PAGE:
The 5 Mother Sauces of French Cuisine

Would you believe me if I told you that nearly every sauce you’ve ever eaten is developed from the base of one of five others? Well, I’m telling you the truth! As a chef, we use the term ‘mother sauce’ to describe one of five delicious and staple sauces which are the starting points for most others.

They’re called mother sauces because each one is like the head of its own fascinating family. You could think of them as many people think of Shakespeare’s plays, which are the basis for most of the stories and films we read and watch today.
So, while it may seem obvious to some – sauces really are wonderful. They add flavour, moisture, and something to great to look at to any food dish and we have a man called Auguste Escoffier to thank for them. Auguste was a 19h century French chef, restaurateur and culinary writer who is known for updating traditional French cooking methods. His biggest achievement includes popularising the five mother sauces which have inspired French and global cuisine ever since!

The rest of my blog will teach you all the details you need to know about the 5 French mother sauces, and how they serve as a fabulous foundation for any number of other sauce variations. Here we go…

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This is a silky white sauce created primarily from milk but thickened with butter and flour. It’s simple to make, you start by melting a bit of butter in a saucepan, you then stir in an equal amount of flour and cook for about a minute – you will then have a base known as a roux. Go on to stir in milk a bit at a time and stir constantly so that it’s smooth. Bring it to a boil and there you have it, a creamy and delicious béchamel.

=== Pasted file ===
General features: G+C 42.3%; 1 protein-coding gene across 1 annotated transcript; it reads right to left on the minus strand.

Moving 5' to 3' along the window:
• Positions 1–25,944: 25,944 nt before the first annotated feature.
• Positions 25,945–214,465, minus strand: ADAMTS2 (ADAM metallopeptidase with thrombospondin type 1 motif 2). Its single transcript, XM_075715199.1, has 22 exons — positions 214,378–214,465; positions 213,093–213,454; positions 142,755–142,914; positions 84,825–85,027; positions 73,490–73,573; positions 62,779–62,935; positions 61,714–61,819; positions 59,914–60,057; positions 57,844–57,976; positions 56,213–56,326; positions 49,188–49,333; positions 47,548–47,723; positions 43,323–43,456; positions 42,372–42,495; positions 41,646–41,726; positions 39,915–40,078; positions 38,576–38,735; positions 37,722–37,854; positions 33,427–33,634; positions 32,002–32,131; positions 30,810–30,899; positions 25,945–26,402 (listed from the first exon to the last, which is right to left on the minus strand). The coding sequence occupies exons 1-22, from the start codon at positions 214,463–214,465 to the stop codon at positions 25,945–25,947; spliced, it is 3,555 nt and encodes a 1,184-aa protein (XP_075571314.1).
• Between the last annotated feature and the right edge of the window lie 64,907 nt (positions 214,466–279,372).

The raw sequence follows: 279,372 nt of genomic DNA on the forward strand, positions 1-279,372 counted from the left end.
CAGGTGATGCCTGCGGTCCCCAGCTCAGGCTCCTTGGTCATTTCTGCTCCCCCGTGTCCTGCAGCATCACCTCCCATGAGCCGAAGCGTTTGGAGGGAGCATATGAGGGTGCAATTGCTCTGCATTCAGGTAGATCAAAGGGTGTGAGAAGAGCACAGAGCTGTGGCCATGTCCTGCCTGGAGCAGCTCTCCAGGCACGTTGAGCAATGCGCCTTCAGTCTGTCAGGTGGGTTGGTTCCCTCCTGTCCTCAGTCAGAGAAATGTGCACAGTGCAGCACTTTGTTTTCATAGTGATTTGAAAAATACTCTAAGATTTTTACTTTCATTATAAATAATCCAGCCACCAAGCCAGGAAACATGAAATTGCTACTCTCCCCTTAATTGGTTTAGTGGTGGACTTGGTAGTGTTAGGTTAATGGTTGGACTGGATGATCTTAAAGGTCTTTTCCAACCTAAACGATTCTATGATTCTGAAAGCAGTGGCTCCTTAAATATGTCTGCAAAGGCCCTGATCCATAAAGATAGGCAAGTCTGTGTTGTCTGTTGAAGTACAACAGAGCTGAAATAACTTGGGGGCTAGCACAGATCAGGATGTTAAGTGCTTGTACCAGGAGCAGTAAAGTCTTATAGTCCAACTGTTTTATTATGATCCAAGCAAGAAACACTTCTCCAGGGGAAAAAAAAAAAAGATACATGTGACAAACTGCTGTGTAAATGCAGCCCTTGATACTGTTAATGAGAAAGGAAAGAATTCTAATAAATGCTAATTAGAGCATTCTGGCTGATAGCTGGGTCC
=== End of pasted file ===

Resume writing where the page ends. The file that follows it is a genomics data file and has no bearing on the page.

This beautiful silky base sauce goes well in lots of European dishes such as lasagne and croque monsieur.

As interesting as béchamel is by itself, you can make it more so with a little experimentation. The sauce is the base for many other great recipes; add grated cheese and egg yolk to béchamel to get a sauce called mornay. Mix béchamel with tomato sauce to get a creamy fruity sauce called aurora or get mixing sautéed onions with béchamel to get a moreish savoury sauce called soubisse.

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This is a savoury sauce base that you start cooking just like you would béchamel, you make velouté by starting with a roux which is equal parts butter and flour. The difference between them is that you use a stock for velouté instead of milk but otherwise, the cooking method for this is exactly the same as béchamel.

Ideally you’d use a veal stock but I know that’s not easy to come by so you can replace it with vegetable, chicken or any stock light in colour.

This salty and savoury sauce is a great addition to a vegetable and meat dish as a replacement for something like gravy, but you can make it more interesting so it accompanies a whole host of dishes. Want to recreate the white wine sauce you get in restaurants? Then create velouté with fish sauce and add white wine, double cream and lemon juice to the mix. To create the famous poulette, start with any variation of velouté but add mushrooms (blended or not), parsley, and lemon juice.

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Espagnole (brown sauce)